Page last updated at 07:05 CST6CDT, Tuesday, 29 November 2016 PH
During my formative years, I have been very fortunate that I have known only holy priests. At the Holy Infant Academy in Calapan, Oriental Mindoro, where I started Grade 1, I knew a certain Bishop Benito, S.V.D. who inspired all those in his Prelature with his holiness. Then through all my years at De La Salle College, the Columban priests who were our chaplains were paragons of piety, not a whiff of scandal in their lives. As a young faculty member in the same school, I became close to two Filipino priests who directed the souls of many of the faculty and students, i.e. the late Bishop Felix Perez and Msgr. Patrick Lim. As an active member of Student Catholic Action during my college days, I also got to know a good number of chaplains whose exemplary moral lives were an inspiration to university students, not only from Catholic schools, but from the non-sectarian schools. While studying at Harvard, the Chaplain of the Harvard Catholic Club, Fr. Bill Porras, was instrumental for a good number of undergraduates and graduate students to resolve to live sanctity in the middle of the world. I am sure many of my readers can actually cite from their own personal experiences many holy priests whom they have known in their lives.
I am not suggesting, however, that there have been no Catholic priests who lived scandalous lives as child molesters or adulterers like Fr. Damaso of Jose Rizal’s novels. There are enough well-publicized cases of these unfortunate souls both here and abroad. That is why I was very glad to be among the tens of thousands of bloggers who read from http://primacyofreason.blogspot.com an article that literally went viral. It was entitled “The hypocrisy of Catholics is very strong argument for the infallibility of the Church—Peter Kreeft”. The blog came out soon after then Presidential Candidate Rodrigo Duterte fumed against the hypocrisy of some Catholic bishops and priests whom he accused of immorality and corruption. The blog wrote about a Calvinist thinker who turned Catholic after a wide search for one mistake that would prove the Catholic Church false. So when his Calvinist friends found out that he was reading about Catholics, they recommended that he read the books of anti-clericals. The book he read told a story that led him to the Catholic faith.
The story goes as follows: There was a Jewish businessman who was thinking of becoming Catholic but had to go to Rome to do business with the Vatican during the time of some of the most corrupt Popes in history—the Borgias, popularized by a TV series in the United States. A Catholic friend of the businessman tried to dissuade from going to Rome for fear that the scandalous behavior of the Popes would change his mind. The businessman insisted in going because he said that for him business was first, and the pleasure of converting was second. Six months later, the Jew returned asking for baptism into the Catholic faith. The clincher was precisely the hypocrisy of the Pope and the cardinals. In his words, “I am a practical Jewish businessman. One thing I know for sure: no earthly business that stupid and corrupt could possible survive even 14 weeks. Yours has lasted 14 centuries. It is a miracle!”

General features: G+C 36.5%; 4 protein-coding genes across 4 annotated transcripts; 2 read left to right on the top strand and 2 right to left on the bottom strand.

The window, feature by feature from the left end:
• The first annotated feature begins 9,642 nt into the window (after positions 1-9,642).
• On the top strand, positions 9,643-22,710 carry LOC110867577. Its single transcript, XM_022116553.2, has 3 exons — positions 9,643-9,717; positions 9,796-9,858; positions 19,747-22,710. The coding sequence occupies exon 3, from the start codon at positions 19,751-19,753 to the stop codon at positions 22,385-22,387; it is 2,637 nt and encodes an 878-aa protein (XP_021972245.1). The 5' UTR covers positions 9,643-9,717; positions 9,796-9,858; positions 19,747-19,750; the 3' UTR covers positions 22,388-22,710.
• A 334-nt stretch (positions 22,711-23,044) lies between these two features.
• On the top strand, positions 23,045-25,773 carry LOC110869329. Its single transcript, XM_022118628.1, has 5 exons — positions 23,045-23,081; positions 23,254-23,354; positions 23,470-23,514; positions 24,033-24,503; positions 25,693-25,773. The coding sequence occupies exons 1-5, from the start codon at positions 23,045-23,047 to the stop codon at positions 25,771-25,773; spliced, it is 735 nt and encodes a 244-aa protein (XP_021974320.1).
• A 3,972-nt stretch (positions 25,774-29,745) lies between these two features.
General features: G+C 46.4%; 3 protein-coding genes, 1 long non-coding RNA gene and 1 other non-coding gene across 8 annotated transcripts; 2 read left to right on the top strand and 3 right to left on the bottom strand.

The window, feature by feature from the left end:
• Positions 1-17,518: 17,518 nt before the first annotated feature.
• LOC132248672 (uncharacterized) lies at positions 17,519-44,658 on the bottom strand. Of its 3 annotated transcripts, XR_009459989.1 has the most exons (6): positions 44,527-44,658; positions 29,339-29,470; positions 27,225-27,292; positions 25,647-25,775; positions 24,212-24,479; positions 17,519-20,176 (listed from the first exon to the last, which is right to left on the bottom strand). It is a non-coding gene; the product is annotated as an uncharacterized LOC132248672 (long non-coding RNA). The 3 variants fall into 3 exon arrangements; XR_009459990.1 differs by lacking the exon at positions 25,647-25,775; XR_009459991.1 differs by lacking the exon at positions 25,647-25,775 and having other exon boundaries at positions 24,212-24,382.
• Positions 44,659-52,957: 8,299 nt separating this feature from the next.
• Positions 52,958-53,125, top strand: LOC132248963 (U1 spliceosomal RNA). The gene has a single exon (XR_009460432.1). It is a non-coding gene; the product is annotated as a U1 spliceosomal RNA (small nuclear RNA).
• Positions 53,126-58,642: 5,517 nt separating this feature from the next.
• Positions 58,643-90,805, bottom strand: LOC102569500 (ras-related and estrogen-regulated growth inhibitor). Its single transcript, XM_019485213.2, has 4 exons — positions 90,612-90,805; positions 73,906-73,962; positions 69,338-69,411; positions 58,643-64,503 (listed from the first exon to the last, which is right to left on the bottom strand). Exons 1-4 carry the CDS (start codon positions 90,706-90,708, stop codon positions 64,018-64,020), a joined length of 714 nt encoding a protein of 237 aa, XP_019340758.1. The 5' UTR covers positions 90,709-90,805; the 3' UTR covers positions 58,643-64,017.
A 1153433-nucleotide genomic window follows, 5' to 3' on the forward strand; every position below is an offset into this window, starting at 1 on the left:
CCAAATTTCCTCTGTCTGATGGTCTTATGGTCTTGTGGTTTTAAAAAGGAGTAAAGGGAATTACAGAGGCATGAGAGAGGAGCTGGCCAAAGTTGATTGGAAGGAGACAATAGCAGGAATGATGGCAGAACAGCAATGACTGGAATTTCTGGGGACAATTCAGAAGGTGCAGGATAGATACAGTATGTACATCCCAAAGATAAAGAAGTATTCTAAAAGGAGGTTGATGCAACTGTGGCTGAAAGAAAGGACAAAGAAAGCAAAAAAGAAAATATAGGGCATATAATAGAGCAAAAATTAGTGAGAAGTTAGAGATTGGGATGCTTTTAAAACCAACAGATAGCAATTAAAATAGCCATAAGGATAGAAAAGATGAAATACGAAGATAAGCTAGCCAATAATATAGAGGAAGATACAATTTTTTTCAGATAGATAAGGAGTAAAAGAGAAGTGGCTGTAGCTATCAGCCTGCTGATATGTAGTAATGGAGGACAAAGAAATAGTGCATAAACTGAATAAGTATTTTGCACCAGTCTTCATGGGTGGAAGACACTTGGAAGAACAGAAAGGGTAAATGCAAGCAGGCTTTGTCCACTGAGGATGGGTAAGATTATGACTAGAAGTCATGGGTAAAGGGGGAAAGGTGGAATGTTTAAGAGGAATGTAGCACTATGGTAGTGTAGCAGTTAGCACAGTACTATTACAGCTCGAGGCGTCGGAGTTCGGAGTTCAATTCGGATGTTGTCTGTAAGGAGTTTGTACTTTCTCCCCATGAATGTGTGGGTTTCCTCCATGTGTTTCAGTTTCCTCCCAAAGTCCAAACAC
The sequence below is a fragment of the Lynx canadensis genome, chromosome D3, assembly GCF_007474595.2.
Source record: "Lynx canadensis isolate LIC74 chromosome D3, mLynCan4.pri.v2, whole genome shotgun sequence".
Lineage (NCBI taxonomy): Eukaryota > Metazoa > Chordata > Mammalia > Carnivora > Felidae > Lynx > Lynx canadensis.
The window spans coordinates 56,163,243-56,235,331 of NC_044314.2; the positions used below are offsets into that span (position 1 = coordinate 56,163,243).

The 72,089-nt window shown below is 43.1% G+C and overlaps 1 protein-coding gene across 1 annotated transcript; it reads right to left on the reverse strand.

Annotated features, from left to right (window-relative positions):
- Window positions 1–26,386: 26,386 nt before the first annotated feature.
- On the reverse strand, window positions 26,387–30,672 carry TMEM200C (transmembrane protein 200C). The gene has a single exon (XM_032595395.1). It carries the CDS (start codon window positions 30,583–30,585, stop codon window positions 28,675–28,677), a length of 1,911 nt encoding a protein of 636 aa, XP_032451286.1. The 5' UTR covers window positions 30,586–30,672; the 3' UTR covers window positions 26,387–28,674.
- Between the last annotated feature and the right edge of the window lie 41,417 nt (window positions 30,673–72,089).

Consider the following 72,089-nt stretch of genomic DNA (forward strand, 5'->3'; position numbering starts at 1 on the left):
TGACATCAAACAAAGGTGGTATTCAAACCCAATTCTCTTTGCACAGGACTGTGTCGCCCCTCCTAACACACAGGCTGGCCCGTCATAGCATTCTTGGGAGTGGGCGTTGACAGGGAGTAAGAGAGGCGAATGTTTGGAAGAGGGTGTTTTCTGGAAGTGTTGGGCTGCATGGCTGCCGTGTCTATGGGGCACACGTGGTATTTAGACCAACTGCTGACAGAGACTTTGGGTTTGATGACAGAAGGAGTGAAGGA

Peter Kreeft, a noted Catholic author in the U.S. explains: The hypocrisy of some Catholics is a very strong argument for the infallibility of the Church. When Popes were assassinating one another, they never added a doctrine that asserted that now it is moral to assassinate the Pope. When they had 13 mistresses, they never declared that it was okay for Popes to have mistresses. The doctrine of the Church remained absolutely pure even though some of the high officials did not practice it. Then Cardinal Joseph Ratzinger (Pope Emeritus Benedict XVI) told the same story and quoted the Jewish businessman as saying: “It is because of all that I have become a Catholic. For if the Church continues to exist inspite of it all, then truly there must be someone upholding her.”
It is a fact that there have been plenty of human monstrosities in the Catholic Church through the centuries. Peter Kreeft comments, however: “That the Catholic Church still holds together, even if she groans and creaks, that she is still in existence, that she produces great martyrs and great believers, people who put their whole lives at her service, as missionaries, as nurses, as teachers, that really does show that there is someone there upholding her. When some people say that they do not believe the Church because of the hypocrisy of pedophile priests and bad Popes, they are “misplacing the blame,” says Catholic Answers. “If a preacher, religious, or layman fails to live up to the standards he is preaching, the blame lies with him and not with the message he preaches. His actions say much about himself but not about the teachings of Christ…By way of analogy, if it were proven tomorrow that Albert Einstein was a child molester, that would not disprove the theory of relativity.”
As the Catechism of the Catholic Church states in par 827, “The Church is therefore holy, though having sinners in her midst, because she herself has no other life but the life of grace. If they live her life, her members are sanctified; if they move away from her life, they fall into sins and disorders that prevent the radiation of her sanctity. This is why she suffers and does penance for those offences, of which she has the power to free her children through the blood of Christ and the gift of the Holy Spirit.” After more than two thousand years, the words of her Founder, Jesus Christ still ring true: “The gates of hell shall not prevail against her.” For comments, my email address is firstname.lastname@example.org.